US Air Force B-2A Spirit Stealth Bomber
US Air Force B-2A Spirit Stealth Bomber

US Air Force B-2A Spirit Executes New Nuclear Tactic in B61-12 JTA Capstone Test

A B-2A Spirit stealth bomber released a B61-12 Joint Test Assembly utilizing a new capability known as Radar Aided Targeting System during a capstone test at the Tonopah Test Range, June 14, 2022. Tested only on the B-2, RATS improves weapon guidance accuracy in a Global Positioning System-degraded environment. A software tool designed in-house by the 72d TES was also flight tested. Known as the RATS Application Tool, it provides pilots an early indicator of the RATS’ functionality, verifying that the system is operating correctly prior to weapon release. Future B61-12 JTA releases will be conducted during annual Weapon System Evaluation Program flight tests as part of Department of Energy/National Nuclear Security Administration and Department of Defense surveillance tests.

“We flew multiple sorties testing the new RATS capability over the last nine months and collected test points on its performance. Using RATS for the JTA release demonstrated what the new capability brings to the warfighter. This test was also the first release of the production unit of the B61-12 JTA,” said Capt. David Durham, 72d Test and Evaluation Squadron B-2 weapons flight commander.

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“Modernization is at the forefront of our minds as we plan and execute each of these tests. The development of this tactic and the creation of the innovative software tool speak to the dedication and ingenuity of this team. They are focused on equipping the warfighter for today’s fight,” said Lt. Col. Aaron Young, 72d TES commander.

The 72nd Test and Evaluation Squadron test loads a new nuclear-capable weapons delivery system for the B-2 Spirit bomber on June 13, 2022 at Whiteman Air Force Base, Missouri. The 72nd TES conducts testing and evaluation of new equipment, software and weapons systems for the B-2 Spirit Stealth Bomber.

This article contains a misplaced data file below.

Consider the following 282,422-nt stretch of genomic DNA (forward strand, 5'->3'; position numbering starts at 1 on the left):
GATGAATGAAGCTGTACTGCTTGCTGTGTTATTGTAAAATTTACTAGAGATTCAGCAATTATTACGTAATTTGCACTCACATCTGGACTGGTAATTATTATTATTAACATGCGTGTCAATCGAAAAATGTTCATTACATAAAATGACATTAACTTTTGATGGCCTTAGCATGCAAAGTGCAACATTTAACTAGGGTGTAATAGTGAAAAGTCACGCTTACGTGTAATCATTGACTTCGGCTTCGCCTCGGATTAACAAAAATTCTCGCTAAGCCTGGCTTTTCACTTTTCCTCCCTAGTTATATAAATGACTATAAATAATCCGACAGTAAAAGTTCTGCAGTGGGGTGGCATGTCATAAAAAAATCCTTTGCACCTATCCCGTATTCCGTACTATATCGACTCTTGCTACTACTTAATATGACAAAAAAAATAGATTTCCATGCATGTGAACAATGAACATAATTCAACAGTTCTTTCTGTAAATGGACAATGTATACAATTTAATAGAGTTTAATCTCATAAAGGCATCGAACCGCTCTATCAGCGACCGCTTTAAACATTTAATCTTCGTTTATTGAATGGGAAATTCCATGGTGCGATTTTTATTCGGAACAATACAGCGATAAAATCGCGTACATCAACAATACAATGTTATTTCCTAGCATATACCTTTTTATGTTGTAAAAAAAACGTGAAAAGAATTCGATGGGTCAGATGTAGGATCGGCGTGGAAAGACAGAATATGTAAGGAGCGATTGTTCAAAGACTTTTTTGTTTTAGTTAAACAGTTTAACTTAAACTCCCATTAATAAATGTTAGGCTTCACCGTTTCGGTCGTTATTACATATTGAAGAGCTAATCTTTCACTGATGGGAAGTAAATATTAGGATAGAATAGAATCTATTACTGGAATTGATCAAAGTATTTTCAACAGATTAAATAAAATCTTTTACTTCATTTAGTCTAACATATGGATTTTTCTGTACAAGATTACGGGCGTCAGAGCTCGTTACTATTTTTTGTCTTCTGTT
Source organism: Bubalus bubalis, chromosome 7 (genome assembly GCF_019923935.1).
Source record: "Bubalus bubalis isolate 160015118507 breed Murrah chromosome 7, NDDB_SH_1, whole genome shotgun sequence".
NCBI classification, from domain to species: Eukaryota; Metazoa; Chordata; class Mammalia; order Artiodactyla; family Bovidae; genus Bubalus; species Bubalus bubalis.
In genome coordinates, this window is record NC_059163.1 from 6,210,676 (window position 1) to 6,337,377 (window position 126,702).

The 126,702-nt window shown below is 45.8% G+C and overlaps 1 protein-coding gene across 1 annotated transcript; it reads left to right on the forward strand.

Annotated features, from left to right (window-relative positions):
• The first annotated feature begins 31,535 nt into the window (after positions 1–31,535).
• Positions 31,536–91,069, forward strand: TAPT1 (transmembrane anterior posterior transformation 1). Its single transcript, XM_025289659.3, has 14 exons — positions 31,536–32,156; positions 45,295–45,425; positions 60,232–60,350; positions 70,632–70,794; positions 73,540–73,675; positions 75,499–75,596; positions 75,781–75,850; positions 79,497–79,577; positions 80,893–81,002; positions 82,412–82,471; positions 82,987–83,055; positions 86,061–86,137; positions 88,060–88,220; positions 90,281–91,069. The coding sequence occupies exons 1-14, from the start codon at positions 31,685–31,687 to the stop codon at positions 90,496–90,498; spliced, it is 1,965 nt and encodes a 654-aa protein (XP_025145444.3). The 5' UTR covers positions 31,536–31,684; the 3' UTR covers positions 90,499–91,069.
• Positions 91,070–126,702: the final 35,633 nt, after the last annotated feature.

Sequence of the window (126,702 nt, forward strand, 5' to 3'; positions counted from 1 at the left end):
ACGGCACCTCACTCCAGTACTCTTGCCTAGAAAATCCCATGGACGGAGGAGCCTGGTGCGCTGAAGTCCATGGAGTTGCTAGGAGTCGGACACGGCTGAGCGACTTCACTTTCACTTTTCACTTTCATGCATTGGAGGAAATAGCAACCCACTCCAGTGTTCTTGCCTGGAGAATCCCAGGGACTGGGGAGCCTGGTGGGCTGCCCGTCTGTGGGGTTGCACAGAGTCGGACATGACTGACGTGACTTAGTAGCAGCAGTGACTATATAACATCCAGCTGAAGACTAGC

The 72nd Test and Evaluation Squadron test loads a new nuclear-capable weapons delivery system for the B-2 Spirit bomber on June 13, 2022 at Whiteman Air Force Base, Missouri. The 72nd TES conducts testing and evaluation of new equipment, software and weapons systems for the B-2 Spirit Stealth Bomber. (U.S. Air Force photo by Airman 1st Class Devan Halstead)

The test event was led by a collaborative effort between the 72d TES, the 509th BW, Air Force Global Strike Command, the Air Force Nuclear Weapons Center, Boeing Company, and Sandia National Labs. The 53rd Wing provides tactical advantage to the warfighter at the speed of relevance. By testing new operational capabilities and evaluating fielded capabilities, the 53rd Wing is bringing the future faster while answering the warfighter’s demands for integrated, multi-domain capabilities. The 53d Wing is a wing of the United States Air Force based at Eglin Air Force Base, Florida. The 53d Wing serves as the focal point for the combat air forces in electronic warfare, armament and avionics, chemical defense, reconnaissance, and aircrew training devices.

The Northrop (later Northrop Grumman) B-2 Spirit, also known as the Stealth Bomber, is an American heavy strategic bomber, featuring low observable stealth technology designed for penetrating dense anti-aircraft defenses. Designed during the Cold War, it is a flying wing design with a crew of two. The bomber is subsonic and can deploy both conventional and thermonuclear weapons, such as up to eighty 500-pound class (230 kg) Mk 82 JDAM GPS-guided bombs, or sixteen 2,400-pound (1,100 kg) B83 nuclear bombs. The B-2 is the only acknowledged aircraft that can carry large air-to-surface standoff weapons in a stealth configuration. The B-2 is capable of all-altitude attack missions up to 50,000 feet (15,000 m), with a range of more than 6,000 nautical miles (6,900 mi; 11,000 km) on internal fuel and over 10,000 nautical miles (12,000 mi; 19,000 km) with one midair refueling.

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